Daniel Dennett (Tufts University, Santa Fe Institute): We are all Cherry-Pickers
Large Language Models are strangely competent without comprehending. This means they provide indirect support for the idea that comprehension, (“REAL” comprehension) can be achieved by exploiting the uncomprehending competence of more mindless entities. After all, the various elements and structures of our brains don’t understand what they are doing or why, and yet their aggregate achievement is our genuine but imperfect comprehension. The key to comprehension is finding the self-monitoring tricks that cherry-pick amongst the ever-more-refined candidates for comprehension generated in our brains.

Paula Droege (Pennsylvania State University): Full of Sound and Fury, Signifying Nothing
Meaning, language, and consciousness are often taken to be inextricably linked. On this Fregean view, meaning appears before the conscious mind, and when grasped forms the content of linguistic expression. The consumer semantics proposed by Millikan breaks every link in this chain of ideas. Meaning results from a co-variation relation between a representation and what it represents, because that relation has been sufficiently successful. Consciousness is not required for meaning. More surprising, meaning is not required for language. Linguistic devices, such as words, are tools for thought, and like any tool, they can be used in ways other than originally designed. Extrapolating from this foundation, I will argue that Large Language Models produce speech in conversation with humans,  because the resulting expression is meaningful to human interpreters. LLMs themselves have no mental representations, linguistic or otherwise, nor are they conscious. They nonetheless are joint actors in the production of language in Latour’s sense of technological mediation between goals and actions.

Keith Frankish (University of Sheffield): What are Large Language Models Doing?
Do large language models perform intentional actions? Do they have reasons for producing the replies they do? If we adopt an ‘interpretivist’ perspective, which identifies reason possession with predictability from the intentional stance, then there is a prima facie case for saying that they do. Ascribing beliefs to an LLM gives us considerable predictive power. Yet at the same time, it is implausible to think that LLMs possess communicative intentions and perform speech acts. This presents a problem for interpretivism. The solution, I argue, is to think of LLMs as making moves in a narrowly defined language game (the 'chat game') and to interpret their replies as motivated solely by a desire to play this game. I set out this view, make comparisons with aspects of human cognition, and consider some of the risks involved in creating machines that play games like this.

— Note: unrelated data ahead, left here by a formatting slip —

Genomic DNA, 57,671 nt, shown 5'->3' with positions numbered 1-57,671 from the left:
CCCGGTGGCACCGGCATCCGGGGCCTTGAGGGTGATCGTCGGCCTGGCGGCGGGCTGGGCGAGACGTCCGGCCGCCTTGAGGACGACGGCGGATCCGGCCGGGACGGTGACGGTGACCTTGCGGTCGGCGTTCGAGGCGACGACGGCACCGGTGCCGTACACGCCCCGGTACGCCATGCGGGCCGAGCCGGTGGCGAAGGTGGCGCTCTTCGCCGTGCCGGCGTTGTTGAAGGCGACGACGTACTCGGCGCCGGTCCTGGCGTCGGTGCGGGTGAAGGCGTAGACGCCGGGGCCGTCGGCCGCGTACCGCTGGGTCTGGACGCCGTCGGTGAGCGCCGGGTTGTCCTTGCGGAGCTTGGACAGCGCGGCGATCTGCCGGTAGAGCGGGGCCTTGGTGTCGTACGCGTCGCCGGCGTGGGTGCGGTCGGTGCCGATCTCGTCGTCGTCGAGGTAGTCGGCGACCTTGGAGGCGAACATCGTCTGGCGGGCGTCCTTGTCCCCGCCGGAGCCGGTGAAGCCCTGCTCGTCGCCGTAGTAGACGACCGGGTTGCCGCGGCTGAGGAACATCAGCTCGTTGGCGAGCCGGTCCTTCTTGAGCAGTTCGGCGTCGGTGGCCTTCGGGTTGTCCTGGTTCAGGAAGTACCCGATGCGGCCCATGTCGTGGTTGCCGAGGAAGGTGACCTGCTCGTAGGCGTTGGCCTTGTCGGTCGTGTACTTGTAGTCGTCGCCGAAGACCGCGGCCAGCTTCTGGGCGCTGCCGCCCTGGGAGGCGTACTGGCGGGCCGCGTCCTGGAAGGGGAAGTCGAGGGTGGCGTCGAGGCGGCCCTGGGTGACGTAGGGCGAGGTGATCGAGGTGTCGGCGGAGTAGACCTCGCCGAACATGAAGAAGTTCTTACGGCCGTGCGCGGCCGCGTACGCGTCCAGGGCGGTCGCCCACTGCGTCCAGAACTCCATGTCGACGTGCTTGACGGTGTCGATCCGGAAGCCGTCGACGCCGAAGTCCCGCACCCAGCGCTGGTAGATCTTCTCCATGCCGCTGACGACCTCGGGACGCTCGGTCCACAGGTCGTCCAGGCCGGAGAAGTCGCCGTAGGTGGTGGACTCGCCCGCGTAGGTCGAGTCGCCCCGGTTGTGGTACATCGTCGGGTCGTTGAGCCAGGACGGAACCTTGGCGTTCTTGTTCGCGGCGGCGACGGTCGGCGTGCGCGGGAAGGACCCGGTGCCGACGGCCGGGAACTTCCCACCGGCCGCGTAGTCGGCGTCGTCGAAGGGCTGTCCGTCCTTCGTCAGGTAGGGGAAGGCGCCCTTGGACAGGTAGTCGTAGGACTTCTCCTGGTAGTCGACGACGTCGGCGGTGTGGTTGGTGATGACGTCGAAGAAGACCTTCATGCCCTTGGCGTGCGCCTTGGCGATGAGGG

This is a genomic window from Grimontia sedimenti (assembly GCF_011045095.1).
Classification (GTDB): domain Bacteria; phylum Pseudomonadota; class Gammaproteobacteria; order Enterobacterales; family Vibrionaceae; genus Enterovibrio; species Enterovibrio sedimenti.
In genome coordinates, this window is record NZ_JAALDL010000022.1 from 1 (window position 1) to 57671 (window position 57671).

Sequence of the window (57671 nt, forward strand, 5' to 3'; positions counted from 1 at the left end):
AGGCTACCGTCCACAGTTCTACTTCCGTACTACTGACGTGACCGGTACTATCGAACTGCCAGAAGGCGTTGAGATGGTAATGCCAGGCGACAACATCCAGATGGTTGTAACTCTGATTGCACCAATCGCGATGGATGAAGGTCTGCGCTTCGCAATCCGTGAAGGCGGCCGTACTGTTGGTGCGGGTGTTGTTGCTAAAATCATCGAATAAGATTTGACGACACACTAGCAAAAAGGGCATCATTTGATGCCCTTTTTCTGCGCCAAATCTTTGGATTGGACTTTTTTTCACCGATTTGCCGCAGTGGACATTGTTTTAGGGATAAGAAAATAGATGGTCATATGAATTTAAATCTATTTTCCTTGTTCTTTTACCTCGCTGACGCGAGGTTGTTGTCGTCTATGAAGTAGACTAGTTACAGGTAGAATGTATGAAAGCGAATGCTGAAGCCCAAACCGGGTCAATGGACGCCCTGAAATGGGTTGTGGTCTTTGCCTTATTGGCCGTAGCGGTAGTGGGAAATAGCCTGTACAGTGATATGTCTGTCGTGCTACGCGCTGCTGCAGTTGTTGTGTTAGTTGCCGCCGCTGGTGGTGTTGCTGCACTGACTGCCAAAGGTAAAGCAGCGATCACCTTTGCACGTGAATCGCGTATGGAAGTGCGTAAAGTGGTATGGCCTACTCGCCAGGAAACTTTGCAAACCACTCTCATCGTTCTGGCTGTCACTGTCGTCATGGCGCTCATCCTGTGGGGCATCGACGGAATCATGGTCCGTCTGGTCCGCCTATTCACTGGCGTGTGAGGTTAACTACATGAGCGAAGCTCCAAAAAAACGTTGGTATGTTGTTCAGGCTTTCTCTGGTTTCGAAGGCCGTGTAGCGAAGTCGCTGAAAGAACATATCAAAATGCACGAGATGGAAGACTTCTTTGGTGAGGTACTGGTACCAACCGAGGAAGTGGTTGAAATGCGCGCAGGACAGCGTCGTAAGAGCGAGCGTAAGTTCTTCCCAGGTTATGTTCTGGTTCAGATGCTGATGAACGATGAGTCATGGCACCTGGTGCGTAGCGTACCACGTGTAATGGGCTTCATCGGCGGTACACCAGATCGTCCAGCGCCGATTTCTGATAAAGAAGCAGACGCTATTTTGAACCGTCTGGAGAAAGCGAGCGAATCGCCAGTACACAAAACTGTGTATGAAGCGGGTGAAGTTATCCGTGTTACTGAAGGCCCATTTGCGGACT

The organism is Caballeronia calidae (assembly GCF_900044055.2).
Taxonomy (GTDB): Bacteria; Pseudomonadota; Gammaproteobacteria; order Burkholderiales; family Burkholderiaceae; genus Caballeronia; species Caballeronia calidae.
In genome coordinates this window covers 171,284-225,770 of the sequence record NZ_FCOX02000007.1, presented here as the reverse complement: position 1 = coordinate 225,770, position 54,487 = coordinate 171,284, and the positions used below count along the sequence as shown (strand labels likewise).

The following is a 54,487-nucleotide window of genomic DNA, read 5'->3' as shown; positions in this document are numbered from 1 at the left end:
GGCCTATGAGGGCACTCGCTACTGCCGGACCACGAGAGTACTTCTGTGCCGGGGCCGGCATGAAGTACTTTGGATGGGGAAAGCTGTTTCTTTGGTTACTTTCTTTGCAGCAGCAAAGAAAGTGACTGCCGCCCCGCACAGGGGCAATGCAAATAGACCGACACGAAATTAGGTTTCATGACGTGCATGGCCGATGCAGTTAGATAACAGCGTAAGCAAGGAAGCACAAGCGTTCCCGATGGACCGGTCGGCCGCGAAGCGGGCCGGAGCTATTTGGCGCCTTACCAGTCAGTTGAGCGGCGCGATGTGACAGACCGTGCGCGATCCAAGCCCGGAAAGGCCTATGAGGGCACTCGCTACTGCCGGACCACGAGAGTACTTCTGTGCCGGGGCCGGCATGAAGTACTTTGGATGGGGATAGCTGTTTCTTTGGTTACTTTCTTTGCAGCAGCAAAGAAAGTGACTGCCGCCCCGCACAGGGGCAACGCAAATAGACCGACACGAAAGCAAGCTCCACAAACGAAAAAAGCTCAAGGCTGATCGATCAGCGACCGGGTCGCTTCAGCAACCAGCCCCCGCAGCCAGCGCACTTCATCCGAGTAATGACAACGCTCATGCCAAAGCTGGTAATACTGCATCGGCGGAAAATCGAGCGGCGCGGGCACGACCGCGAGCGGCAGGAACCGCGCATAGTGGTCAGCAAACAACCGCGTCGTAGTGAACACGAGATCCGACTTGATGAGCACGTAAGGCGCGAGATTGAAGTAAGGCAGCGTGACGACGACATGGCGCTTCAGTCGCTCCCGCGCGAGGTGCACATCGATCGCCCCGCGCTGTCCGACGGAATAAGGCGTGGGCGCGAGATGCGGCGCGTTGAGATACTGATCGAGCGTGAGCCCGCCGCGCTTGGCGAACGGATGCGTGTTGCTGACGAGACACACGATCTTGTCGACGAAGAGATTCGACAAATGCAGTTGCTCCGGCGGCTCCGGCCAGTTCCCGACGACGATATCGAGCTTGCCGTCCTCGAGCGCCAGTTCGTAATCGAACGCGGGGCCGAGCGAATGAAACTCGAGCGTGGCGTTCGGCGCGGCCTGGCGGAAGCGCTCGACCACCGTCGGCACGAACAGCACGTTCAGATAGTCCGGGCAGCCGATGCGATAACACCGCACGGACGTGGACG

Ying-Tung Lin (National Yang Ming Chiao Tung University): The Fluidity of Human Mental Attribution to Large Language Models
Recent developments in Large Language Models (LLMs) made the nature of the relationships between users and LLMs an interesting area of research. This paper focuses on human mental attributions to LLMs. It seeks to determine if and how humans ascribe mental states to LLMs. Do users perceive LLMs as mere instruments or entities with some agency? If mental states are attributed, which specific ones are they, and how are they determined? I argue that the answers to these questions are less straightforward, and there is a lack of consistency among human users in these attributions. That is, we are fluid in mental attributions to LLMs.

Sven Nyholm (LMU Munich): Generative AI's Gappiness: Meaningfulness, Authorship, and the Credit-Blame Asymmetry